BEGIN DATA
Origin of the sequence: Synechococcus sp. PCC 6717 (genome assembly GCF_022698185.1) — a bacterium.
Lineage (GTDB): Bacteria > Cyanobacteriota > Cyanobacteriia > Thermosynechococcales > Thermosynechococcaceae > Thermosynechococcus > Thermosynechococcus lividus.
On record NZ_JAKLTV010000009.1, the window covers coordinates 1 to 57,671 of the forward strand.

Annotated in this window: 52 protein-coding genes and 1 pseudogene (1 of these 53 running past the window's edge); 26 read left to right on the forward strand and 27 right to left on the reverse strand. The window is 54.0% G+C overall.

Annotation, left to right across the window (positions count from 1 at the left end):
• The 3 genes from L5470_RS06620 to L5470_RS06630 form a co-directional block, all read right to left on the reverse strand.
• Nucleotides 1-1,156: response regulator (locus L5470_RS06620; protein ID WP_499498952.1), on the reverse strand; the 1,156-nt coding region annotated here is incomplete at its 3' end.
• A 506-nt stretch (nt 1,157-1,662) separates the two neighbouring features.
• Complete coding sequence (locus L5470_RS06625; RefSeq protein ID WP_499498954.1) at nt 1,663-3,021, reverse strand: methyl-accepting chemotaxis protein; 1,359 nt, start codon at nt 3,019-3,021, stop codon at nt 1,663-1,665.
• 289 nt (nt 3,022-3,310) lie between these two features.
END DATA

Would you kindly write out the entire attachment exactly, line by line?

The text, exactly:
Origin of the sequence: Synechococcus sp. PCC 6717 (genome assembly GCF_022698185.1) — a bacterium.
Lineage (GTDB): Bacteria > Cyanobacteriota > Cyanobacteriia > Thermosynechococcales > Thermosynechococcaceae > Thermosynechococcus > Thermosynechococcus lividus.
On record NZ_JAKLTV010000009.1, the window covers coordinates 1 to 57,671 of the forward strand.

Annotated in this window: 52 protein-coding genes and 1 pseudogene (1 of these 53 running past the window's edge); 26 read left to right on the forward strand and 27 right to left on the reverse strand. The window is 54.0% G+C overall.

Annotation, left to right across the window (positions count from 1 at the left end):
• The 3 genes from L5470_RS06620 to L5470_RS06630 form a co-directional block, all read right to left on the reverse strand.
• Nucleotides 1-1,156: response regulator (locus L5470_RS06620; protein ID WP_499498952.1), on the reverse strand; the 1,156-nt coding region annotated here is incomplete at its 3' end.
• A 506-nt stretch (nt 1,157-1,662) separates the two neighbouring features.
• Complete coding sequence (locus L5470_RS06625; RefSeq protein ID WP_499498954.1) at nt 1,663-3,021, reverse strand: methyl-accepting chemotaxis protein; 1,359 nt, start codon at nt 3,019-3,021, stop codon at nt 1,663-1,665.
• 289 nt (nt 3,022-3,310) lie between these two features.